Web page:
For as long as I can remember, I've wanted to be good at something. When I say good I mean really good. I've wondered what it would be like to be one of life's winners, as that's never been me.
Being a long distance cyclist was accepting that it was all I could become. Yes I could cycle a long way, and I loved to do this, but I felt I was deluding myself if I thought I could ever be even slightly competitive as a cyclist. Completing a long distance event in time, let alone a good time, was something that more capable & usually younger women did, not me. I would enter, because I liked the idea of a particular ride, and my aim was simply to complete it, hopefully in time. So what’s change my perspective?
The post that follows is not anything like I thought I would write about it, but I think it's important. It's very personal to me, and I've rarely discussed it, but I think that many others out there may be able to relate, and so this story will be told. I want to explain why it was so important to me to complete it, ideally within time, but even out of time if necessary. The reason is not what you would expect.
Waking up on Saturday morning, we were able to watch all the bikes riding past us on their way to the bike checks.
This time next week we will be in France heading towards Rambouillet, outside of Paris, to the start of the 2019 Paris-Brest-Paris (PBP) Randonnuer. For me, this has been a long time coming. After having abandoned after 900km in 2015 due to serious sleep deprivation, I’ve had a lot of time to consider what I did wrong and how to right it.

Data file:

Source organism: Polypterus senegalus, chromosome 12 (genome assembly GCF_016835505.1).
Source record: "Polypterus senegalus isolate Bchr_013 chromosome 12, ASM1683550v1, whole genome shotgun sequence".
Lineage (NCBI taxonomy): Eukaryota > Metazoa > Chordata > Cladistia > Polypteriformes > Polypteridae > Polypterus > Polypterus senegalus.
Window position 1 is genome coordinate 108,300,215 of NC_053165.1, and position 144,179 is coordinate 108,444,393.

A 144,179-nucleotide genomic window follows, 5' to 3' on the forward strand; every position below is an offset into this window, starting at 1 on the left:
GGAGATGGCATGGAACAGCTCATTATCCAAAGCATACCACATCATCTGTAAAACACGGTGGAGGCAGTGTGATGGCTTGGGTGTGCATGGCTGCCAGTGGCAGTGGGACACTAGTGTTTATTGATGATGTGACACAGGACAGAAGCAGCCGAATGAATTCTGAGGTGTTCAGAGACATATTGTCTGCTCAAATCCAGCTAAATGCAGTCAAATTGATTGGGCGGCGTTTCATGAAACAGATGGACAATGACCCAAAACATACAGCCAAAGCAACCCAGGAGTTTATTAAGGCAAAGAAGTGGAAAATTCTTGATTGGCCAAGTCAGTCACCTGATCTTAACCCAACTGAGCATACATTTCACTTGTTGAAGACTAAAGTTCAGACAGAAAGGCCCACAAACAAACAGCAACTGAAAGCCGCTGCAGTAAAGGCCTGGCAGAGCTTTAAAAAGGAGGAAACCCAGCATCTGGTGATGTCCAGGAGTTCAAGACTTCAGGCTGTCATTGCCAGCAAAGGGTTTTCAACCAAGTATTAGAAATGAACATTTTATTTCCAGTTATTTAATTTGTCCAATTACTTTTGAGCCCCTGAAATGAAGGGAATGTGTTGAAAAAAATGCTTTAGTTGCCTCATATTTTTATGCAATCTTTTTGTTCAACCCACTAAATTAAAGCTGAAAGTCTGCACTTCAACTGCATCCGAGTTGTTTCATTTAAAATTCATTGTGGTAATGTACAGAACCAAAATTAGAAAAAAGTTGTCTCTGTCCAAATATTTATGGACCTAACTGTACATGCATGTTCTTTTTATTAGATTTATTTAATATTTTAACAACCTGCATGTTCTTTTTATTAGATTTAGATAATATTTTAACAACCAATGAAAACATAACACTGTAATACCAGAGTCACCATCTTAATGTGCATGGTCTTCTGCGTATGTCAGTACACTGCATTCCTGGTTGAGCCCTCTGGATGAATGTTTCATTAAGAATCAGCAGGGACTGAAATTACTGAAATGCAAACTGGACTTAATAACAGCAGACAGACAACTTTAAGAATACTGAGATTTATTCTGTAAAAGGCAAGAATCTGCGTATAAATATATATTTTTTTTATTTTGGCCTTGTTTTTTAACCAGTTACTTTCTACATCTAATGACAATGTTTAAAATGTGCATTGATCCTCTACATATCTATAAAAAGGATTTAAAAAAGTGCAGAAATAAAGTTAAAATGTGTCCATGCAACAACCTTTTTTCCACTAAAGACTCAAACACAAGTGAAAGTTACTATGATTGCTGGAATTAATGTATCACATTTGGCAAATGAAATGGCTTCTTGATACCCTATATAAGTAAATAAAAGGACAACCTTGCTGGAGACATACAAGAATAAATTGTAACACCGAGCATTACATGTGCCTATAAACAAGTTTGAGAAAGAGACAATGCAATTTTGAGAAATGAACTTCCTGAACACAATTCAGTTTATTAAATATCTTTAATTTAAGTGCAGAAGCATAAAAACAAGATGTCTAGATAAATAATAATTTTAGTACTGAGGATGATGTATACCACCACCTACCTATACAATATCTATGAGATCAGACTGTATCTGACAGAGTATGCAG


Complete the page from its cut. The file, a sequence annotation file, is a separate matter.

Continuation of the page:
I had unfinished business with this ride. 4 years earlier this was my first attempt at a 600k, and a massive eye opener with regards to fuelling and sleep deprivation. However, all that aside, I had loved the ride, and the support and organisation made it one of the best Audax events in the calendar, especially if you were a novice like me.
Despite having a lovely, but shorter ride in Wales, and knowing I had made the right decision to quite, the old feelings of doubt became to surface. What if I really am just not good enough? What if just getting there is always going to be this hard? Maybe I really should just give up this dream and go touring instead? But I had put so much effort in already, and a fair bit of money. I didn’t want to give up just yet....
I turned up in Chepstow, and looked around the rather smaller than normal group of entrants. Everyone looked very fit and capable, and then I also noticed the lack of women on the ride. In normal years the ride attracts a mixed bag of riders. There’s no doubt this is a challenging event...after all, it covers the width of Wales, and ventures into the Brecon Beacons in both directions. But, it is such a beautiful and iconic ride that many Audaxers like to give it a try.